ALBANY — SEFCU is committed to changing lives through financial services and by volunteering, providing monetary support, and partnering with local leaders and nonprofits to find solutions to the challenges facing our communities. The COVID-19 outbreak was no exception. As described below, since it started, SEFCU stepped up to support healthcare workers and nonprofit organizations that are feeding the individuals and families hit hardest during this pandemic.

“Through the commitment of our board of directors, dedication of our employees, and generosity of our members, SEFCU responded to the coronavirus pandemic with passion and creativity to ensure that our healthcare heroes and hungry neighbors received the support they needed. That selfless effort and its positive impact are what continue to motivate me, and so many people at SEFCU,” said SEFCU President and CEO Michael Castellana. “We are part of something bigger, and I believe our collective efforts and partnerships continue to provide our community with something better — especially during these times of great need.”

During June, SEFCU and its media partners News10ABC and iHeartMedia Albany joined forces for an online fundraising campaign called “No Neighbor Hungry.” To maximize the effort, SEFCU matched the first $100,000 raised to support nonprofits that are providing meals and food for people in our community.

The combination of the community’s generosity and SEFCU’s match raised more than $300,000 — $313,724 to be exact — during the “No Neighbor Hungry” campaign.

All of the donated funds are being distributed to nonprofit organizations that are focused on feeding individuals and families, such as the Boys & Girls Clubs of the Capital Area, Boys & Girls Club of Schenectady, Catholic Charities, Feed Albany, Food Pantries for the Capital District, Saratoga County Economic Opportunity Council, Inc., and South End Children’s Café.

“Thanks to SEFCU members, employees, local businesses, community leaders, and caring individuals, and our fantastic partnership with News10ABC and iHeartMedia, this campaign truly became a movement to address hunger and feed our neighbors,” said SEFCU Chief Community Officer Kathy Lanni. “My heart is full, and I am extremely proud of all the individuals and organizations who came together to meet the overwhelming need of the moment while ensuring that people in our region will continue to receive the nourishment, support, and care they need from the nonprofits who deliver it best.”

In addition, SEFCU’s Freight Farm — a 40-foot shipping container that has been converted into a high-tech hydroponic farm — remains fully operational, and 100% of its yield is being donated to community partners who are feeding those in need. Since the start of the pandemic back in March, SEFCU has provided local nonprofits with about 9,000 plants, including lettuce, basil and other cooking greens.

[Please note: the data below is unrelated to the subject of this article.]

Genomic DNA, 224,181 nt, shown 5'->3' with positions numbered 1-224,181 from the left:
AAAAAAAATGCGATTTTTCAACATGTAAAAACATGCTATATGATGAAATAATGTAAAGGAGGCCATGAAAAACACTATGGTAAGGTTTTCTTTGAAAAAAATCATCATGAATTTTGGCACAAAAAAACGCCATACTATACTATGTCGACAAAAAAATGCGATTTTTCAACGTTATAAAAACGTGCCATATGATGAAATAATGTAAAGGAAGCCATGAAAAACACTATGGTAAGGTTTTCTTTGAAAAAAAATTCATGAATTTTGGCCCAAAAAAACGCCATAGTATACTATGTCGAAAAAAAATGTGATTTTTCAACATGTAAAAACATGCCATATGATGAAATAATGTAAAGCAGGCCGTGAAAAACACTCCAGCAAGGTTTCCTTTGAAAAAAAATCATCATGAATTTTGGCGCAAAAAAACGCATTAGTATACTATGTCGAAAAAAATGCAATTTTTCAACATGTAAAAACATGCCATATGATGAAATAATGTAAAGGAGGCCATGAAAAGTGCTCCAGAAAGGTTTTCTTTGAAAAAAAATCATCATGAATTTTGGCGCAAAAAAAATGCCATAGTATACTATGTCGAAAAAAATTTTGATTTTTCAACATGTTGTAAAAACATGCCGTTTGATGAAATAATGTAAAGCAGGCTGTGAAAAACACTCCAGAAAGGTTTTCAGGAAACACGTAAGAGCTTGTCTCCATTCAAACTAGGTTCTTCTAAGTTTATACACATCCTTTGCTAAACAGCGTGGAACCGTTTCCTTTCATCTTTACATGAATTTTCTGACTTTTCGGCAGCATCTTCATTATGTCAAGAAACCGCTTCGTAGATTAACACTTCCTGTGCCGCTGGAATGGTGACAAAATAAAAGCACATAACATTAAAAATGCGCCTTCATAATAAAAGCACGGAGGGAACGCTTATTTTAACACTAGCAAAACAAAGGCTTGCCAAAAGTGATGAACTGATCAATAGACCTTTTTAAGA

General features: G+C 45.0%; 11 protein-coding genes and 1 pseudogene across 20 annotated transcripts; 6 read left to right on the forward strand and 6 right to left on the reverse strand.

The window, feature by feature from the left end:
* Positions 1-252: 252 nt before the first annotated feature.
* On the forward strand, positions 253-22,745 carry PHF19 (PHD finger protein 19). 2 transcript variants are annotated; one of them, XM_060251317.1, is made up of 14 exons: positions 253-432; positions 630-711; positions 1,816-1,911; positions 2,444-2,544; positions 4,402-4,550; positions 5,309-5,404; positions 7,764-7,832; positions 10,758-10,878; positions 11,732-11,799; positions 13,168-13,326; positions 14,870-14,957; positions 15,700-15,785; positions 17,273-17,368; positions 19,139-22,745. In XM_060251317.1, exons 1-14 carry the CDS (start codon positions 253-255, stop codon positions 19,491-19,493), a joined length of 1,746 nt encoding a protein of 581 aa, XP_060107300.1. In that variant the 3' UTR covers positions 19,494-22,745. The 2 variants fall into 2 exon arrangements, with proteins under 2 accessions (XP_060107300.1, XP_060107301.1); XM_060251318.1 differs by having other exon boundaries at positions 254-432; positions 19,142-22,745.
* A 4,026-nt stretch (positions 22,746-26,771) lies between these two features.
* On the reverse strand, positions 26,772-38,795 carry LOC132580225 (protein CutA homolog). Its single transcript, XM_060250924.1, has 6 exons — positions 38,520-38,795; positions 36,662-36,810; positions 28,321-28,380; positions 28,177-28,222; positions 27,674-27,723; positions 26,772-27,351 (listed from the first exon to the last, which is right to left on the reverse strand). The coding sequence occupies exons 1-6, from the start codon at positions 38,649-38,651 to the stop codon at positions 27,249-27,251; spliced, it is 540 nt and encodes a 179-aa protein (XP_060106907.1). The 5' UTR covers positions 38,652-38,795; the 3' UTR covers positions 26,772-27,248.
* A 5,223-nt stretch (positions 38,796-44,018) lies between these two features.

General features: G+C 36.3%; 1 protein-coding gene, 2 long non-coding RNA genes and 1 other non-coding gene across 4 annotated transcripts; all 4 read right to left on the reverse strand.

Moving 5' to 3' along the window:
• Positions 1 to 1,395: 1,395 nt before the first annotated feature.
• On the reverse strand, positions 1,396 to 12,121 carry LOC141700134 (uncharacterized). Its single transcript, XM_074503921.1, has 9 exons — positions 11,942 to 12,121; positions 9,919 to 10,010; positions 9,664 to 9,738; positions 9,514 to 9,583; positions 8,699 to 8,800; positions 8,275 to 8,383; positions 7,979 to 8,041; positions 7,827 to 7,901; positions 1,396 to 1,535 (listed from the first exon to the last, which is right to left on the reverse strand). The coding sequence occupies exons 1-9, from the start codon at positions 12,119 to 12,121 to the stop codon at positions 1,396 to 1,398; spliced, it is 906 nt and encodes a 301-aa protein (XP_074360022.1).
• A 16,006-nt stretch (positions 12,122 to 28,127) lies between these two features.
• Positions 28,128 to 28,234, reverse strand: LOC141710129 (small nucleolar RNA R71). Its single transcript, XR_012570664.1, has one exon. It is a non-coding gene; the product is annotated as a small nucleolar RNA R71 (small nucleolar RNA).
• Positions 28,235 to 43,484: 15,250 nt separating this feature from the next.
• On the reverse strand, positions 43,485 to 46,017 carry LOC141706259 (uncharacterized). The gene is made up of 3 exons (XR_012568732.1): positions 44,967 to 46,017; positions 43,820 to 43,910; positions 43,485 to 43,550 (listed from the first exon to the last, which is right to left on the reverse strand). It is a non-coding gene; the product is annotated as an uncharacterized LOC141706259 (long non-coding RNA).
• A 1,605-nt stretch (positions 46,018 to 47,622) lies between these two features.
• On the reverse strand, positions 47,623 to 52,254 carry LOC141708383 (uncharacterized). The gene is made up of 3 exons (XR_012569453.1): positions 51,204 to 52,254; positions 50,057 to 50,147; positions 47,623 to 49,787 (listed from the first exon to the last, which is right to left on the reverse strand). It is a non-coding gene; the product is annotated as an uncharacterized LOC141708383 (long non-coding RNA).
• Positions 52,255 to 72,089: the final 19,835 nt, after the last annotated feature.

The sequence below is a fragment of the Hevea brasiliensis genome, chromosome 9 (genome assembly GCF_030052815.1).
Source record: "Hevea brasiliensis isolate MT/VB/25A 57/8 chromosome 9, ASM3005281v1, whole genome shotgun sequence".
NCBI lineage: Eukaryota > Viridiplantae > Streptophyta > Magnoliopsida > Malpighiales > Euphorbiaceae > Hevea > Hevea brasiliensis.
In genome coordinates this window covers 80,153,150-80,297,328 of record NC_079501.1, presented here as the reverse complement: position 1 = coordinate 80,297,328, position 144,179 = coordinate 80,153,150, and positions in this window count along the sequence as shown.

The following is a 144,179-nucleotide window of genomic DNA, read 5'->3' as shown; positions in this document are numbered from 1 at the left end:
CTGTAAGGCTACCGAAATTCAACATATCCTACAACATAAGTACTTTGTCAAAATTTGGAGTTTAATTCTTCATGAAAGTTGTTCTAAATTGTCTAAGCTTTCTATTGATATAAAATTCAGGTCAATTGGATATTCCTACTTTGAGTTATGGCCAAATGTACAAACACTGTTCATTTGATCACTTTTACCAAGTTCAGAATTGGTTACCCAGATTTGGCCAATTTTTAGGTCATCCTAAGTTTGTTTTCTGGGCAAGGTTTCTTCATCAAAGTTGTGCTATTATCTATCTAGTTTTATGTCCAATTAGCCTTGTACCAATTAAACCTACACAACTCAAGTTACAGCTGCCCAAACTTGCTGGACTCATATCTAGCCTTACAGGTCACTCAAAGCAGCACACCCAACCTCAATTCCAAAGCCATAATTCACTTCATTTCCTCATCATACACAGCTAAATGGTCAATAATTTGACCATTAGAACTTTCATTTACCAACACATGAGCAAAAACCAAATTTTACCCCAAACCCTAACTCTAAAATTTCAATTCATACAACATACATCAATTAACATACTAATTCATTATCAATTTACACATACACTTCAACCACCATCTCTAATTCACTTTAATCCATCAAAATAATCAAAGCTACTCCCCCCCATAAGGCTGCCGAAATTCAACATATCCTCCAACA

In April and May — during the height of the coronavirus outbreak in New York’s Capital Region — SEFCU spearheaded an effort to provide healthcare workers from Albany Med and St. Peter’s Hospital with a place to rest and recharge.

SEFCU, in collaboration with BBL, and thanks to additional support from CDPHP and MVP Health Care, transformed the Hilton Garden Inn in Albany into “Heroes Landing.” The hotel became a nearby respite for doctors, nurses and other medical professionals to receive much-needed rest, nutrition, comfort, and strength between shifts.

Over the course of two months, 526 health care workers received respite, including a care package, meal and access to a room at the Hilton Garden Inn.

Heroes Landing was staffed every day, around the clock, by SEFCU volunteers who safely greeted our heroes, took their temperatures, and asked a few standard screening questions.

In total, more than 50 SEFCU employees committed nearly 2,500 volunteer hours during the 59 days Heroes Landing was open. SEFCU Solutions Professional Maggie Harrigan volunteered at Heroes Landing every day, dedicating more than 350 volunteer hours to this important initiative.

“We were as close as we could possibly be to this pandemic without being a front-line worker or someone who had COVID-19. It was eye opening to see how grateful, thankful, and appreciative these exhausted healthcare workers were. It truly was amazing to be a part of,” said Maggie Harrigan. “I felt really strongly about doing my part to help. If I couldn’t help my son and see my grandson, I wanted to be able to do my part to help someone else’s son or someone else’s family during this uncertain time.”

Additionally, at the start of the pandemic, SEFCU donated thousands of protective masks to St. Peter’s hospital, St. Catherine’s Center for Children and other organizations in need, and employees sewed and donated homemade masks as well.

Johnson Newspapers 7.1

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